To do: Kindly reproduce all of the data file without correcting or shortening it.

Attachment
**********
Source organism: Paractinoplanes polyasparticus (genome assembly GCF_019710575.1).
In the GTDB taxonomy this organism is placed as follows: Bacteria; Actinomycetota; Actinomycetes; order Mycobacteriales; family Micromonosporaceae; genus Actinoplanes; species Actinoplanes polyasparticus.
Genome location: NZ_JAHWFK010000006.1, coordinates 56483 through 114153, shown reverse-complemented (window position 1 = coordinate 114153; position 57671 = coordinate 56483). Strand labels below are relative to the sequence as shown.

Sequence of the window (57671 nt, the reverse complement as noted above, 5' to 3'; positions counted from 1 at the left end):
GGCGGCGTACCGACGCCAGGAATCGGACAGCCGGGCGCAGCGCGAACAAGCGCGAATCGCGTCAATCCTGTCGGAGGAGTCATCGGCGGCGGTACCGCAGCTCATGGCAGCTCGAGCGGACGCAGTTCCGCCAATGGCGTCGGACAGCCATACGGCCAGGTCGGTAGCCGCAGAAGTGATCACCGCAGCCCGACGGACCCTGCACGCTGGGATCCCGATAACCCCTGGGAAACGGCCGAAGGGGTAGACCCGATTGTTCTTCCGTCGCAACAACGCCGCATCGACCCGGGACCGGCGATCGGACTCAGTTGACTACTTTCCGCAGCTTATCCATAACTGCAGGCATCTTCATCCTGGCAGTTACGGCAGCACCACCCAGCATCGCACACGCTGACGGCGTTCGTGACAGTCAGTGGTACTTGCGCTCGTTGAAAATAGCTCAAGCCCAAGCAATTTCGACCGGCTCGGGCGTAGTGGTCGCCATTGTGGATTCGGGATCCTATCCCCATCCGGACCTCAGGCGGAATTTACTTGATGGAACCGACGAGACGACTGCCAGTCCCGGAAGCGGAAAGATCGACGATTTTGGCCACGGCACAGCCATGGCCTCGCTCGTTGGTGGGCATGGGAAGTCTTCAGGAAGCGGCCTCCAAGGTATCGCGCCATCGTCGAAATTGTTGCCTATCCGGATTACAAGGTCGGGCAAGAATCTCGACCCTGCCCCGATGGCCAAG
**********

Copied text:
Source organism: Paractinoplanes polyasparticus (genome assembly GCF_019710575.1).
In the GTDB taxonomy this organism is placed as follows: Bacteria; Actinomycetota; Actinomycetes; order Mycobacteriales; family Micromonosporaceae; genus Actinoplanes; species Actinoplanes polyasparticus.
Genome location: NZ_JAHWFK010000006.1, coordinates 56483 through 114153, shown reverse-complemented (window position 1 = coordinate 114153; position 57671 = coordinate 56483). Strand labels below are relative to the sequence as shown.

Sequence of the window (57671 nt, the reverse complement as noted above, 5' to 3'; positions counted from 1 at the left end):
GGCGGCGTACCGACGCCAGGAATCGGACAGCCGGGCGCAGCGCGAACAAGCGCGAATCGCGTCAATCCTGTCGGAGGAGTCATCGGCGGCGGTACCGCAGCTCATGGCAGCTCGAGCGGACGCAGTTCCGCCAATGGCGTCGGACAGCCATACGGCCAGGTCGGTAGCCGCAGAAGTGATCACCGCAGCCCGACGGACCCTGCACGCTGGGATCCCGATAACCCCTGGGAAACGGCCGAAGGGGTAGACCCGATTGTTCTTCCGTCGCAACAACGCCGCATCGACCCGGGACCGGCGATCGGACTCAGTTGACTACTTTCCGCAGCTTATCCATAACTGCAGGCATCTTCATCCTGGCAGTTACGGCAGCACCACCCAGCATCGCACACGCTGACGGCGTTCGTGACAGTCAGTGGTACTTGCGCTCGTTGAAAATAGCTCAAGCCCAAGCAATTTCGACCGGCTCGGGCGTAGTGGTCGCCATTGTGGATTCGGGATCCTATCCCCATCCGGACCTCAGGCGGAATTTACTTGATGGAACCGACGAGACGACTGCCAGTCCCGGAAGCGGAAAGATCGACGATTTTGGCCACGGCACAGCCATGGCCTCGCTCGTTGGTGGGCATGGGAAGTCTTCAGGAAGCGGCCTCCAAGGTATCGCGCCATCGTCGAAATTGTTGCCTATCCGGATTACAAGGTCGGGCAAGAATCTCGACCCTGCCCCGATGGCCAAG